The California State Government is implementing a few new laws to increase housing production, starting as early as tomorrow, January 1st, 2021. The headlining story is that the state density bonus for affordable housing will increase from 35% to 50%. That density bonus is in Assembly Bill 2345, introduced by Assembly Members David Chiu of San Francisco and Lorena Gonzalez of San Diego. While none of the new laws are expected to shift future development across the Bay Area significantly, they allow for a gradual increase in housing production statewide.
Assembly Bill 1851, introduced by Assembly Member Buffy Wicks, will further encourage religious institutions to develop affordable housing by reducing local agencies’ parking requirements. The text will “prohibit the number of religious-used parking spaces requested to be eliminated from exceeding 50% of the number that are available at the time the request is made.”‘
Assembly Bill 725, also from Assembly Member Wicks, encourages more medium-density development. The law will be in effect as of 2022, at which point, “at least 25% of a metropolitan jurisdiction’s share of the regional housing need for moderate-income housing be allocated to sites with zoning that allows at least 4 units of housing, but no more than 100 units per acre of housing.”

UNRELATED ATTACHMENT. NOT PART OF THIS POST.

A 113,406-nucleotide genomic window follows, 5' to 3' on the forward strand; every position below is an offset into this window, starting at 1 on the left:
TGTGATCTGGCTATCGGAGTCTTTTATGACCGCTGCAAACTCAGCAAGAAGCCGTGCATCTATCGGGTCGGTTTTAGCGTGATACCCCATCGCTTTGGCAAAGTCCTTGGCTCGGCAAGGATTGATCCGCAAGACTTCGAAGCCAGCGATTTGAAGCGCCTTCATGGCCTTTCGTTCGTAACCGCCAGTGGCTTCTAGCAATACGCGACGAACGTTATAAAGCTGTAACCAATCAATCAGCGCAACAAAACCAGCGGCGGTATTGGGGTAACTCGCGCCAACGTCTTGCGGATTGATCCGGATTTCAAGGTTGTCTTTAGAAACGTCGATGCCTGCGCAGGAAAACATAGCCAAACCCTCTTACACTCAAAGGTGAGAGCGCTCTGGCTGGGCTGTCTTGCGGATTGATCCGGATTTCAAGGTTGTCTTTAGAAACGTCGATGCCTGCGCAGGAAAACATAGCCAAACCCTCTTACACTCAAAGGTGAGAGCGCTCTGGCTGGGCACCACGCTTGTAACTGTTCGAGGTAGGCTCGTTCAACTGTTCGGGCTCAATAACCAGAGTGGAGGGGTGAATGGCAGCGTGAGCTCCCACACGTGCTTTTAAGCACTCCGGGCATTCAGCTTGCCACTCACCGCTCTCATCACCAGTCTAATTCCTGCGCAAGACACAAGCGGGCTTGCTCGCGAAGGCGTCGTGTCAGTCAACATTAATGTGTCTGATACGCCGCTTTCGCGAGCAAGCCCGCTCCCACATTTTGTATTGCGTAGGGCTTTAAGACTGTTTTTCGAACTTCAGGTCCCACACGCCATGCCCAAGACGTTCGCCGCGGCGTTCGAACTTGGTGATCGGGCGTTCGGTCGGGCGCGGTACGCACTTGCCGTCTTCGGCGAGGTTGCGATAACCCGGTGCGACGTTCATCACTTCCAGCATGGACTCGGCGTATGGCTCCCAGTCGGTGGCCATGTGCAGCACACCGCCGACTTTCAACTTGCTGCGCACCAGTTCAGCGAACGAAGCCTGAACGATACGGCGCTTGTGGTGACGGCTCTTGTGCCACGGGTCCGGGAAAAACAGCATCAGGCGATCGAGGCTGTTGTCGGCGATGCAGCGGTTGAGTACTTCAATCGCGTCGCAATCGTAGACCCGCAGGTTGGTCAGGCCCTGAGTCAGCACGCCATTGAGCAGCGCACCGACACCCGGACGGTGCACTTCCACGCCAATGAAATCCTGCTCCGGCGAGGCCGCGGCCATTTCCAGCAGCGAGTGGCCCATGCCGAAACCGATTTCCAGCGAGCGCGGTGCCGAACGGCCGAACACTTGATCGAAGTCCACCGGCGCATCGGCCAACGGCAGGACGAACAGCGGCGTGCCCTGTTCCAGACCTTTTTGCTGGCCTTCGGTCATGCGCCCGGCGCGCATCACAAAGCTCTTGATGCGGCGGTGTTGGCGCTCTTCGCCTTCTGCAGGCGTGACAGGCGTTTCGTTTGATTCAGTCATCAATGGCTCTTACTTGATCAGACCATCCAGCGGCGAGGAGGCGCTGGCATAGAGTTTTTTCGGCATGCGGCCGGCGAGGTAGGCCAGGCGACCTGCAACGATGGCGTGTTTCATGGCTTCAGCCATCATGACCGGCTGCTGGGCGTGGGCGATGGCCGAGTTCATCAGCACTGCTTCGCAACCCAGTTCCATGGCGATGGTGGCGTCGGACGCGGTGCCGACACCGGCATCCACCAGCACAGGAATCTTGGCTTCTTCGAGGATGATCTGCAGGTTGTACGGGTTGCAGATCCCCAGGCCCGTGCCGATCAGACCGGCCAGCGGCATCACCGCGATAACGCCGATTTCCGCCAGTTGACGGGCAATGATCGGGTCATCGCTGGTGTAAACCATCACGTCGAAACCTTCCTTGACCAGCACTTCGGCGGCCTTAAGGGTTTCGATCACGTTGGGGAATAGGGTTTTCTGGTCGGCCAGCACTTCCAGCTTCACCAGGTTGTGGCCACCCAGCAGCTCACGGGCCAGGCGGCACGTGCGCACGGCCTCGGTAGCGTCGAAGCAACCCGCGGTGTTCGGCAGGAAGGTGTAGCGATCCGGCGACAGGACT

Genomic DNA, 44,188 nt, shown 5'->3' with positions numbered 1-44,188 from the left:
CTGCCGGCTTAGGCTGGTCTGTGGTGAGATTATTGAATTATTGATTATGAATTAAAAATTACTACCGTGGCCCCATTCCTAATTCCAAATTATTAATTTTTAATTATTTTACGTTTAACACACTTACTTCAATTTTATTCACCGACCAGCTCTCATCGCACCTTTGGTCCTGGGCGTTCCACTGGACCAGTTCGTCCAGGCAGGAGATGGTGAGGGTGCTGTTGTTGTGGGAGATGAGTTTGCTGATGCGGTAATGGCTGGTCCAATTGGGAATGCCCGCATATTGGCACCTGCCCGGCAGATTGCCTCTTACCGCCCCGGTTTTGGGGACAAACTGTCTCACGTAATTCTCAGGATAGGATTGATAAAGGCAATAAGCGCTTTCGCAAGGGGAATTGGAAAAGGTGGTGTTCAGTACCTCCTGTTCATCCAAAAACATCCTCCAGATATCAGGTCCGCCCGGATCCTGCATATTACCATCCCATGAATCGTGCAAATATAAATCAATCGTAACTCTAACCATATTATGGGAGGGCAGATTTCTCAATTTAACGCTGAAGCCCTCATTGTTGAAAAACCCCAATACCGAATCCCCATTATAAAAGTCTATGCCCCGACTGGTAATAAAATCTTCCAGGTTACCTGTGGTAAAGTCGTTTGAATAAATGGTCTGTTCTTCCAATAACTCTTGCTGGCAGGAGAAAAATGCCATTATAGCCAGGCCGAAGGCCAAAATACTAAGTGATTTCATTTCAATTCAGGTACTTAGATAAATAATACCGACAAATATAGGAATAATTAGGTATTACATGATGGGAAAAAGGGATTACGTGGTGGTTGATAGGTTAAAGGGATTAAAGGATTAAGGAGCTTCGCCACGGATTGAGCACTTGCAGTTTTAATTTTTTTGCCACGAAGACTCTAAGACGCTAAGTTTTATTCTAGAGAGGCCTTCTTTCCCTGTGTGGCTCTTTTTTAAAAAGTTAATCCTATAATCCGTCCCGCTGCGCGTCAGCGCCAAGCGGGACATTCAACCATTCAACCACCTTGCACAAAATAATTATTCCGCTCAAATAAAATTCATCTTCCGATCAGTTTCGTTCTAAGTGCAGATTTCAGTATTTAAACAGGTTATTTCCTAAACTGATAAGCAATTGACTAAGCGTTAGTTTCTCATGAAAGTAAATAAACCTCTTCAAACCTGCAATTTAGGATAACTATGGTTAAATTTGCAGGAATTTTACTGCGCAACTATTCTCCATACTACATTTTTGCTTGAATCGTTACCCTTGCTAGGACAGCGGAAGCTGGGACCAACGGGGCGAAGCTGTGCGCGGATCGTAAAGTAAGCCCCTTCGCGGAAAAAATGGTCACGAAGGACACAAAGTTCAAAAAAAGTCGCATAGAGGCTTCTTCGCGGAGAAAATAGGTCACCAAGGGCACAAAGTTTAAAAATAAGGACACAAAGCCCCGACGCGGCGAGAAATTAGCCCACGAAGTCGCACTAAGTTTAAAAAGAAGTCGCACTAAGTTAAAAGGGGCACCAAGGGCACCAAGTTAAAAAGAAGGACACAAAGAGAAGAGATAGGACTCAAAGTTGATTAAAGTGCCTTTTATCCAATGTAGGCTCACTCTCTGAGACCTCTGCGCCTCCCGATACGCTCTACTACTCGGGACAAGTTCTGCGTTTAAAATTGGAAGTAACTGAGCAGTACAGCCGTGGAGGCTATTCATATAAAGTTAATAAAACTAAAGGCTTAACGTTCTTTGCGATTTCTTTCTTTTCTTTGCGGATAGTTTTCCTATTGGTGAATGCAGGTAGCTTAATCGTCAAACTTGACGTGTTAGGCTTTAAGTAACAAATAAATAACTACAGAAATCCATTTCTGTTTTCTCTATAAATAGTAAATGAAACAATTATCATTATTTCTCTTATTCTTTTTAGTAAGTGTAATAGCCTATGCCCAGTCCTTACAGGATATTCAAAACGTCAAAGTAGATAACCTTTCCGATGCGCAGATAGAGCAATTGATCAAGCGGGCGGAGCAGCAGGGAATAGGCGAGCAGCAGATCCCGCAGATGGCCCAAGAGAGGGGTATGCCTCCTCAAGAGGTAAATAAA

Assembly Member Tim Grayson passed amendments to Senate Bill 35’s streamline of ministerial approval. SB 35, introduced by State Senator Scott Weiner in 2017, has been regularly cited in the permits we cover. The alterations appear in Assembly Bill 831.
Lastly, Additional Dwelling Units, or ADU’s, will now receive a ‘deemed approved’ rubber stamp assuming it is written correctly, thanks to Assembly Bill 3182.
California’s September 2020 legislation is described by the law firm Holland & Knight as “a largely dismal session for laws intended to expand housing production and streamline CEQA. They stipulate this analysis by sharing, “[although] important legislation was enacted that affects entitlement processing, tenant evictions, and density bonuses.” Much of the disappointment comes from failed bills that will be reintroduced. Reuben Law provides a list of those and other legislation to watch in 2021.
The feature image depicts 98 Pennsylvania Avenue. The project benefited from the existing density bonus of 35% . With the implementation of AB 2345, the project would be increased from 79 units to 87 units.